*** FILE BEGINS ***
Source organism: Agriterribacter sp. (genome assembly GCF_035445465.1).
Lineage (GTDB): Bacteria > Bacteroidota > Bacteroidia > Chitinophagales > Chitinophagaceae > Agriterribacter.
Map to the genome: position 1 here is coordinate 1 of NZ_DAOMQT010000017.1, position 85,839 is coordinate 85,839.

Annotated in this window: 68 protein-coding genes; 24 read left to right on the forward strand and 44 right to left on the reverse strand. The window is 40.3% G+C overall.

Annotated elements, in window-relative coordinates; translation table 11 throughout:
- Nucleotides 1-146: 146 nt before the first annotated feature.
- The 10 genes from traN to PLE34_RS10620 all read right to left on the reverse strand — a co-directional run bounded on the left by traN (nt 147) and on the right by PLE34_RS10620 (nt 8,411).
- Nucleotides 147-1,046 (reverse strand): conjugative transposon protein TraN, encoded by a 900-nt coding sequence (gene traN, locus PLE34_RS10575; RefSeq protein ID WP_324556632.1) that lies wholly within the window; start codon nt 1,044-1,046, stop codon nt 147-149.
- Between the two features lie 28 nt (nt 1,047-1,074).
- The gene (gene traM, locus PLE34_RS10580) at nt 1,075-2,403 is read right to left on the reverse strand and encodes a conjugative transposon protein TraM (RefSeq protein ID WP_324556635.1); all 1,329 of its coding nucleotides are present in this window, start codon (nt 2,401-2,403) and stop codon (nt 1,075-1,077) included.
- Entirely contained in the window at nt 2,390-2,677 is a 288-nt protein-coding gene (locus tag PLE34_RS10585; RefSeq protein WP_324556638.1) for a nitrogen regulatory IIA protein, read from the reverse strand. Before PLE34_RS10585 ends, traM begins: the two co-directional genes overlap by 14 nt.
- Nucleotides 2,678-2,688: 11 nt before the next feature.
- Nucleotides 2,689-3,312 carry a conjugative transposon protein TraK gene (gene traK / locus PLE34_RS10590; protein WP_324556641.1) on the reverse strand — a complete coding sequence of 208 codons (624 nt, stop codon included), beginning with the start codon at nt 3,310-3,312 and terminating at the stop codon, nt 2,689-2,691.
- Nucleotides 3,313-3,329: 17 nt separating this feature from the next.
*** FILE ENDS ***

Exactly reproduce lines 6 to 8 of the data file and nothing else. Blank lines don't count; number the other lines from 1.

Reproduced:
- Nucleotides 1-146: 146 nt before the first annotated feature.
- The 10 genes from traN to PLE34_RS10620 all read right to left on the reverse strand — a co-directional run bounded on the left by traN (nt 147) and on the right by PLE34_RS10620 (nt 8,411).
- Nucleotides 147-1,046 (reverse strand): conjugative transposon protein TraN, encoded by a 900-nt coding sequence (gene traN, locus PLE34_RS10575; RefSeq protein ID WP_324556632.1) that lies wholly within the window; start codon nt 1,044-1,046, stop codon nt 147-149.